Catherine Helen Spence (1825-1910)

Catherine Helen Spence [Enlarge]

The inscription on her statue erected in 1981 in Adelaide, South Australia, describes Catherine H. Spence as a "social and political reformer, writer and preacher who worked for children", but this does not do justice to a fascinating character who should be better known - especially in the place of her birth: Melrose, Scotland.

Her lawyer father having been made bankrupt, his house still stands in High Street, Melrose, and is now part of the Bon Accord Hotel, Catherine emigrated at the age of 14 with her family to South Australia. The story of how "A Shocking Spinster" evolved in the "Grand Old Woman of Australia" is fascinating: starting in a milk round she became teacher, novelist, governess, journalist and social reformer. She had a particular feeling for orphans and the poor and her "Boarding Out Society" campaigned for foster homes for women in preference to institutions. She campaigned for "effective voting" (proportional representation) and universal adult suffrage. She wrote novels "Clara Morison" a tale of South Australia during the Gold Fever being reprinted as recently as 1987, and an "Autobiography". The latter has much to say about her childhood in Melrose and her two return visits to Britain: "We kept three maids. My mother gave the top wages in the district but I blush yet to think how poorly those good women were paid for their labours". The gasworks came when she was 10 or 11; her brother bought a box of fifty of the first lucifer's (safety matches) and produced a great exhibition by striking them one after another in the back garden.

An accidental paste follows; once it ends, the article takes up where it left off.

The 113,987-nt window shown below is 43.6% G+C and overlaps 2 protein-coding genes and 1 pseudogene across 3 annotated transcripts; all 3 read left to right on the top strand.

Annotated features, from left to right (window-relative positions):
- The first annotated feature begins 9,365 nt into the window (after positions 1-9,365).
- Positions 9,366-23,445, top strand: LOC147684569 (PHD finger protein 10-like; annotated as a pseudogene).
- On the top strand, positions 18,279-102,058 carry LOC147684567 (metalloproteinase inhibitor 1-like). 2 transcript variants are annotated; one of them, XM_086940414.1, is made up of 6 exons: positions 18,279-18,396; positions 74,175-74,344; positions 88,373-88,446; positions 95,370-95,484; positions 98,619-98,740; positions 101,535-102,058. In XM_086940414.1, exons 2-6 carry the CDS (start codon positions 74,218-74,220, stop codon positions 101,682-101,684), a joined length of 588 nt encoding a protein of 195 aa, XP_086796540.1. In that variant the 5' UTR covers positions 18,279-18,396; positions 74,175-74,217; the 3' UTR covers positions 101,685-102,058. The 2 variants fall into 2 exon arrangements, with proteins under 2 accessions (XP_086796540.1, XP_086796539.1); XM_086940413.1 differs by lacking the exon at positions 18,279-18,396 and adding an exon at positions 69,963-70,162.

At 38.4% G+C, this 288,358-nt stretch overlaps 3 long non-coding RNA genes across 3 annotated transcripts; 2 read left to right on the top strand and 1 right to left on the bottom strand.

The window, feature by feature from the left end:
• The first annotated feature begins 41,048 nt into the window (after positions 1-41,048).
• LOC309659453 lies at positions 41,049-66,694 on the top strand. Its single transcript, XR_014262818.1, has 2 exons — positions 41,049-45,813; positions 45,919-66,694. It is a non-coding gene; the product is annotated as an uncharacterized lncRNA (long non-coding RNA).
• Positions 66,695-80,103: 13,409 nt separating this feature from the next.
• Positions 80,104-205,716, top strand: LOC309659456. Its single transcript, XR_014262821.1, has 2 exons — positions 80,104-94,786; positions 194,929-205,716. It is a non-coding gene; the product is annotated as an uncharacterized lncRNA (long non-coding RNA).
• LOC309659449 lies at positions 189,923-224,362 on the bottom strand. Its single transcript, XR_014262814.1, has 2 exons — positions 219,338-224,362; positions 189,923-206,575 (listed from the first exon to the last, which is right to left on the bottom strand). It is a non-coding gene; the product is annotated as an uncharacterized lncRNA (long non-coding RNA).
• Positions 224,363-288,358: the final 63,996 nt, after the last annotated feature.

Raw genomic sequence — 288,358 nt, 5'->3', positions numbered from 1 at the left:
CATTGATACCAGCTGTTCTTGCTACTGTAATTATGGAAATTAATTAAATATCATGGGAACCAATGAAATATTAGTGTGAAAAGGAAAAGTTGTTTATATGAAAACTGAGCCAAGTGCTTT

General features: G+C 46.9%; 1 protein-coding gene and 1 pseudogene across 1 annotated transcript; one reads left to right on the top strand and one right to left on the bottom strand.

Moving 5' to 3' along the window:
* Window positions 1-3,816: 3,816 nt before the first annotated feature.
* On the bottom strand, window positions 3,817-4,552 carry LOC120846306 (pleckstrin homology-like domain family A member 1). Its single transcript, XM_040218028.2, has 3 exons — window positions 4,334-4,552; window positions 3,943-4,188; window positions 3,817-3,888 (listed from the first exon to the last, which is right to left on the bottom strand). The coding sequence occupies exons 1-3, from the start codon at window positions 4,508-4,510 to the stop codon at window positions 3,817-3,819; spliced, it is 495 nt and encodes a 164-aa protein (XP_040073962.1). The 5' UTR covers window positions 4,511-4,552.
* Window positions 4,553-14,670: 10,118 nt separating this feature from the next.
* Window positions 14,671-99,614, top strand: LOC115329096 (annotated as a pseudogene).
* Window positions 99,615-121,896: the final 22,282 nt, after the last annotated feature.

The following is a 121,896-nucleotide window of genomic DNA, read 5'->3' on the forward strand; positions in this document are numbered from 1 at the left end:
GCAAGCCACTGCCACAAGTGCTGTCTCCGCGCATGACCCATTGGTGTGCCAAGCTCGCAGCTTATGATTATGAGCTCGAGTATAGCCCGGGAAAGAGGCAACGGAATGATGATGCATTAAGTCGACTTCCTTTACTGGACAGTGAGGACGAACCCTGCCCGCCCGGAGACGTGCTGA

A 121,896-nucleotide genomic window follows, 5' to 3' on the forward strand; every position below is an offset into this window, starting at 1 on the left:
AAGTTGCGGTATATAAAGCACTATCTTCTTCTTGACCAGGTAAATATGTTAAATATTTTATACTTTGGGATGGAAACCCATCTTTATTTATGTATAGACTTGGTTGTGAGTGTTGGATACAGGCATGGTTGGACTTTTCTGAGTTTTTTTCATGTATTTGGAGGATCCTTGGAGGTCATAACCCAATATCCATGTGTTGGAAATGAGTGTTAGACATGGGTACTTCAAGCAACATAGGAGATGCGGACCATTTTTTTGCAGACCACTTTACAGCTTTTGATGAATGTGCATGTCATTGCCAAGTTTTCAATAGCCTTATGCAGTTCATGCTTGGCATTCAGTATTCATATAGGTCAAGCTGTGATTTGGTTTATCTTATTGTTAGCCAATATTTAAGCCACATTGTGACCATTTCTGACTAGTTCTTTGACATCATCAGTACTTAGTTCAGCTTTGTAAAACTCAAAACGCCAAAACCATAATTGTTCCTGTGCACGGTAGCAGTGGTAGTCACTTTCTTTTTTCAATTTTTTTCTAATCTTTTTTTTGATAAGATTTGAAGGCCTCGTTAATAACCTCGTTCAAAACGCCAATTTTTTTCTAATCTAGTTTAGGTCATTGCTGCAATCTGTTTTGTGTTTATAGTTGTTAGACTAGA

The Statue in Adelaide, South Australia [Enlarge]

Her meeting in 1865 in England with George Eliot was not a success: "I did not get on with George Elliot. She said she was not well and she did not look well. I felt I had been looked on as an inquisitive Australian deserving an interview upon any pretext". Both women were strong characters! Catherine Spence did enjoy meeting her relations again of course; her old teacher, Miss Phin, was glad to see her, though she "would have been glad if (my novels) had been more distinctly religious in tone". She did find Border society very inward - looking and suffering from the "aye-bin" syndrome: "They grieved that I had been banished from the romantic associations and the high civilisation of Melrose. While my heart was full of thankfulness that I had moved to the wider spaces of a new progressive colony. How very small the village of Melrose looked!"

In 1975 her portrait formed one of a set of "Famous Australian Women" stamps and a bibliography of her writings by Dr Barbara Wall of South Australia is in preparation, so clearly she is still a lady to be reckoned with.

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